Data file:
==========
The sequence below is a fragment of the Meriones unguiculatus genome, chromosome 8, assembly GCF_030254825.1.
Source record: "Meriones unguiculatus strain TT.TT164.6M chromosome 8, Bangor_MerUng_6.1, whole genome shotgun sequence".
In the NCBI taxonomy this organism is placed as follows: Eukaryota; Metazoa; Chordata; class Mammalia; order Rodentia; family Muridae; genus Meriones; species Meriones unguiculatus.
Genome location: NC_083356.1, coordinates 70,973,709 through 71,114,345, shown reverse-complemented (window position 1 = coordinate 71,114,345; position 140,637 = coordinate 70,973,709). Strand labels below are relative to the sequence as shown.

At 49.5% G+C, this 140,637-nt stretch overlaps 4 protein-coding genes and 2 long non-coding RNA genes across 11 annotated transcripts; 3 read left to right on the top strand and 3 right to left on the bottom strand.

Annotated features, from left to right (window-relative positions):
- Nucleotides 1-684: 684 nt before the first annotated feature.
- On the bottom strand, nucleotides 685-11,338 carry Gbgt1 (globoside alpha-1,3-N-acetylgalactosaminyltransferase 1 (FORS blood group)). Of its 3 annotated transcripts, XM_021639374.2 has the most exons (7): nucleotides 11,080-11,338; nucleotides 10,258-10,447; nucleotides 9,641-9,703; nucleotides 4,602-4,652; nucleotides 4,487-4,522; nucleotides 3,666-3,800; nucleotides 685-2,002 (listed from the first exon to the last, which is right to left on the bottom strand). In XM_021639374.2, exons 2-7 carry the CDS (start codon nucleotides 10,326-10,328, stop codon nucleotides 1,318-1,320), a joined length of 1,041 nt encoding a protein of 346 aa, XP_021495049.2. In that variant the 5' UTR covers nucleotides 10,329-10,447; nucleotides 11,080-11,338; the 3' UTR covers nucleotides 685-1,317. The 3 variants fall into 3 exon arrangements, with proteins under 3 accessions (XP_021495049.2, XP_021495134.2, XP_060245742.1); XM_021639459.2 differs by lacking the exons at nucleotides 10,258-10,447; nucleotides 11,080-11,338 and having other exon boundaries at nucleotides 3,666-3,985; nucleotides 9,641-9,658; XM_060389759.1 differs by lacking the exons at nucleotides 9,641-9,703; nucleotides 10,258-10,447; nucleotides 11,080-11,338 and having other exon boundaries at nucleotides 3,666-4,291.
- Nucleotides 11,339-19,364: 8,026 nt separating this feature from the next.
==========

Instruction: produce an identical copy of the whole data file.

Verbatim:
The sequence below is a fragment of the Meriones unguiculatus genome, chromosome 8, assembly GCF_030254825.1.
Source record: "Meriones unguiculatus strain TT.TT164.6M chromosome 8, Bangor_MerUng_6.1, whole genome shotgun sequence".
In the NCBI taxonomy this organism is placed as follows: Eukaryota; Metazoa; Chordata; class Mammalia; order Rodentia; family Muridae; genus Meriones; species Meriones unguiculatus.
Genome location: NC_083356.1, coordinates 70,973,709 through 71,114,345, shown reverse-complemented (window position 1 = coordinate 71,114,345; position 140,637 = coordinate 70,973,709). Strand labels below are relative to the sequence as shown.

At 49.5% G+C, this 140,637-nt stretch overlaps 4 protein-coding genes and 2 long non-coding RNA genes across 11 annotated transcripts; 3 read left to right on the top strand and 3 right to left on the bottom strand.

Annotated features, from left to right (window-relative positions):
- Nucleotides 1-684: 684 nt before the first annotated feature.
- On the bottom strand, nucleotides 685-11,338 carry Gbgt1 (globoside alpha-1,3-N-acetylgalactosaminyltransferase 1 (FORS blood group)). Of its 3 annotated transcripts, XM_021639374.2 has the most exons (7): nucleotides 11,080-11,338; nucleotides 10,258-10,447; nucleotides 9,641-9,703; nucleotides 4,602-4,652; nucleotides 4,487-4,522; nucleotides 3,666-3,800; nucleotides 685-2,002 (listed from the first exon to the last, which is right to left on the bottom strand). In XM_021639374.2, exons 2-7 carry the CDS (start codon nucleotides 10,326-10,328, stop codon nucleotides 1,318-1,320), a joined length of 1,041 nt encoding a protein of 346 aa, XP_021495049.2. In that variant the 5' UTR covers nucleotides 10,329-10,447; nucleotides 11,080-11,338; the 3' UTR covers nucleotides 685-1,317. The 3 variants fall into 3 exon arrangements, with proteins under 3 accessions (XP_021495049.2, XP_021495134.2, XP_060245742.1); XM_021639459.2 differs by lacking the exons at nucleotides 10,258-10,447; nucleotides 11,080-11,338 and having other exon boundaries at nucleotides 3,666-3,985; nucleotides 9,641-9,658; XM_060389759.1 differs by lacking the exons at nucleotides 9,641-9,703; nucleotides 10,258-10,447; nucleotides 11,080-11,338 and having other exon boundaries at nucleotides 3,666-4,291.
- Nucleotides 11,339-19,364: 8,026 nt separating this feature from the next.